President Obama reacting after the leak of Panama Papers in 2016, said “A lot of it is legal, and that’s exactly the problem.”
That is precisely why I’m surprised that anyone is astonished that Dangote stashed funds in far away Cayman Island. We can debate all day the morality of keeping money and investments in offshore safe heavens, but that won’t alter the lure of cheap taxes and elusive investment processes permissible in safe havens.
That is why Aliko Dangote and other rich people like the Queen, and the Canadian Prime Minister Justine Trudeau will continue to keep money in safe heaven. Even corporations like Twitter, Facebook, Apple and Nike, all seems to have links to offshore account and investments, according to the Paradise papers.
Probably the only reason we care more about Dangote is because he is a Nigerian, and a country where culture demand much from whom much is given, it is rather disappointing that Dangote deemed it okay to stash money abroad.
Greenview International Corp. and the Cayman Connection
In July 16, 1994, Dangote incorporated Greenview in Panama with Vernon Emmanuel, Delio Mela and LiliaTovar De Leon as the president and the nominee directors.
The three executives resigned from the company on August 24, 2015 while Mr. Dangote assumed the role of a sole director and shareholder of the company. Before resigning the executives held a stakeholders meeting and agreed to transfer the jurisdiction of the company from Panama to the Cayman Island.
With Equity worth more than $5.8 billion, according to a summary of Greenview’s 2013 financial statement signed by Dangote, the chief finance officer of Dangote Industries Limited, Mustapha Ibrahim, and the chief operating officer, Olakunle Alake, moving Greenview from Panama to Cayman Island was a move to take advantages of even a better secretive assets management.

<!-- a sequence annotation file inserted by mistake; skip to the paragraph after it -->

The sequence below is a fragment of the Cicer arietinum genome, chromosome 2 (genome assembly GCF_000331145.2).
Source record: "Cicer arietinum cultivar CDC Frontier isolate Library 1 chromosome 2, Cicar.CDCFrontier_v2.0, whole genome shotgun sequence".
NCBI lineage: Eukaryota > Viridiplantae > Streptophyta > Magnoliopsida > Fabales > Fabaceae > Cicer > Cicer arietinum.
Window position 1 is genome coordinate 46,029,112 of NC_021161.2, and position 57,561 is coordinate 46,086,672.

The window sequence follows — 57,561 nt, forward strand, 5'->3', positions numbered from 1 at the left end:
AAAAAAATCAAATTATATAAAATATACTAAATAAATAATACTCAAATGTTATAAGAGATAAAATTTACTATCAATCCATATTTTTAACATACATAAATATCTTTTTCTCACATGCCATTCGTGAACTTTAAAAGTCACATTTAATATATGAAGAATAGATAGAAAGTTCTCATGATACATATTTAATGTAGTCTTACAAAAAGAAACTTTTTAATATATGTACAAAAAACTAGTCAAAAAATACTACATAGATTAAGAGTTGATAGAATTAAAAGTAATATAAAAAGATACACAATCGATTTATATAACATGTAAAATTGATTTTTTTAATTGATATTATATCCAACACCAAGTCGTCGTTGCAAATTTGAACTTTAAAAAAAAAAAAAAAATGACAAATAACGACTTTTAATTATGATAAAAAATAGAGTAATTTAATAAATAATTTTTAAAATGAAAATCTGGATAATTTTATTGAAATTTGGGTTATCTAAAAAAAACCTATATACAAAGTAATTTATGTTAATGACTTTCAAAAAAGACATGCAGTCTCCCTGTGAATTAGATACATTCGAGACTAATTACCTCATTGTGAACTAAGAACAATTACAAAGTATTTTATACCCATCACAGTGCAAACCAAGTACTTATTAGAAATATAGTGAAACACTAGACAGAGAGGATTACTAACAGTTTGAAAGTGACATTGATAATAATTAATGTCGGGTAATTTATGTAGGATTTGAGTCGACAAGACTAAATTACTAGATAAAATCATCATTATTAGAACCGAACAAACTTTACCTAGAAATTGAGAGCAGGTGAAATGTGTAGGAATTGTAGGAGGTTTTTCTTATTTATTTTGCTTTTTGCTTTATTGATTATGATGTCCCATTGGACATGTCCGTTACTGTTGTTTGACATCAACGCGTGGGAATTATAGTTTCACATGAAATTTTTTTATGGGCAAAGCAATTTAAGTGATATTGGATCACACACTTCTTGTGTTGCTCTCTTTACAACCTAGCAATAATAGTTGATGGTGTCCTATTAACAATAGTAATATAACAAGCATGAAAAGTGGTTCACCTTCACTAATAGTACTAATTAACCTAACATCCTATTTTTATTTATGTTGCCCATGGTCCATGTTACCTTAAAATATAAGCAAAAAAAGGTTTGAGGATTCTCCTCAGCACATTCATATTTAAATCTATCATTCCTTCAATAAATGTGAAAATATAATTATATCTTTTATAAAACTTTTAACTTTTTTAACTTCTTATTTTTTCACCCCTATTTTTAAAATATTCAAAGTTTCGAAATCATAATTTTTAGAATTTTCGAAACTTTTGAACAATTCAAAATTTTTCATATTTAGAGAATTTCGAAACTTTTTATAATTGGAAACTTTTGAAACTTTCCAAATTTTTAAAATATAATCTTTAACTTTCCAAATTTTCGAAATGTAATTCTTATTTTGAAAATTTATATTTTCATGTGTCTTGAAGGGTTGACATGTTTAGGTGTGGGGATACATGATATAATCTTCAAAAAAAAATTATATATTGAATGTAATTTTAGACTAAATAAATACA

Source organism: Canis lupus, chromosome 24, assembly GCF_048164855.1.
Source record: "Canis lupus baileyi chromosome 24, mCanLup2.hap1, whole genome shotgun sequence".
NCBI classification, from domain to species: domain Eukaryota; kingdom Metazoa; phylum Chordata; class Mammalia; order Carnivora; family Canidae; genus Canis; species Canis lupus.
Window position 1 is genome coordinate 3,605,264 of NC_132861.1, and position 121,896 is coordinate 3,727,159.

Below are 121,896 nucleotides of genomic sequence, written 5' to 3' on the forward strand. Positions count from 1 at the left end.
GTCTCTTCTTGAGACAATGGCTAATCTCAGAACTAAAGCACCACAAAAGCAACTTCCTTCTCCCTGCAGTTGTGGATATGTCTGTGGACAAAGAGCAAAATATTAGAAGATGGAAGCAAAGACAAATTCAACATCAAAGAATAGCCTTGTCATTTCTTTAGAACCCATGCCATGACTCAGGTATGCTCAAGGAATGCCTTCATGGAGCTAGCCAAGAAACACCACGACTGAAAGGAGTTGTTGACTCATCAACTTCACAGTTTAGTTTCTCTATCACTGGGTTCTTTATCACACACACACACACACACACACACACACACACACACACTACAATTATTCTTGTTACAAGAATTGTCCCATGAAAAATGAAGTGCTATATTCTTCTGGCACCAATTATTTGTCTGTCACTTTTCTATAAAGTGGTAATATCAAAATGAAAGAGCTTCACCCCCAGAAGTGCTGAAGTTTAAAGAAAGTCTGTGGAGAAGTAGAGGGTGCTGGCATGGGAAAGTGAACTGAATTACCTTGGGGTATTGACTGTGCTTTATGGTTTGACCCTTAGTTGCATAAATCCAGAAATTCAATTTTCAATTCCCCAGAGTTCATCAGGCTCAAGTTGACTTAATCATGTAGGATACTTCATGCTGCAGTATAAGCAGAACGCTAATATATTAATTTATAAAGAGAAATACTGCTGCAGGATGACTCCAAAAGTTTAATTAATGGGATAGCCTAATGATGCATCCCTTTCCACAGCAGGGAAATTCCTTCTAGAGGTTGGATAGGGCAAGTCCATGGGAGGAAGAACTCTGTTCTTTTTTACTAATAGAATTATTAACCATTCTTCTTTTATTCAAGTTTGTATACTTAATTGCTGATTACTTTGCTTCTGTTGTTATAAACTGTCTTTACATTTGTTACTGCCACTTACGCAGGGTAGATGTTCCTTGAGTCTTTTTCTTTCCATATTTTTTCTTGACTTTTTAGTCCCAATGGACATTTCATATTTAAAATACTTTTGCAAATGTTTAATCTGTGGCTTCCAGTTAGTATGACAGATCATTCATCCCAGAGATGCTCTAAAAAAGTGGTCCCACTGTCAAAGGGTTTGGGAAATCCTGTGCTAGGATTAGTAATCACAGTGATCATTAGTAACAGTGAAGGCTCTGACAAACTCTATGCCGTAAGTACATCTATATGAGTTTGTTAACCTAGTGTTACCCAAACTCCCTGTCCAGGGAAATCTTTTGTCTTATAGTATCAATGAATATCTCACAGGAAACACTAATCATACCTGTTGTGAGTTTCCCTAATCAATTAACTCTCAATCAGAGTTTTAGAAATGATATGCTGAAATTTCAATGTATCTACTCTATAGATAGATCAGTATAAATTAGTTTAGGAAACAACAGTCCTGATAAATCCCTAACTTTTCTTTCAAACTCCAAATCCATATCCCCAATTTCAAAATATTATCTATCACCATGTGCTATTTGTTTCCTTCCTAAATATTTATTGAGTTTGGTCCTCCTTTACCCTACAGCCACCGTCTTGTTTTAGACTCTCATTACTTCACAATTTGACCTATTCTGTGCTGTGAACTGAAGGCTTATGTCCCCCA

In Cayman Island, offshore companies are granted “exempted status”, whereby they can incorporated as an exempted company or ordinary company, and is therefore not required to file details of its shareholders. In addition to no mandatory annual shareholders meeting, it’s also entitled to a tax exemption with up to 30 years of no review.
While Dangote enjoys zero corporate tax in Cayman, he also enjoys a pioneer status tax waiver granted to his cement company in Nigeria, with which he pays very little tax.
Meanwhile Dangote is not denying the existence of the company, but argues that the company just happens to own a lot of investments in Nigeria with majority of shares in Dangote Refinery.
Ask why the company is domiciled abroad instead of Nigeria, and where it hopes to pay its corporate tax, the company explained that its subsidiaries were paying tax (withholding tax). Tax specialist also disputed this claim.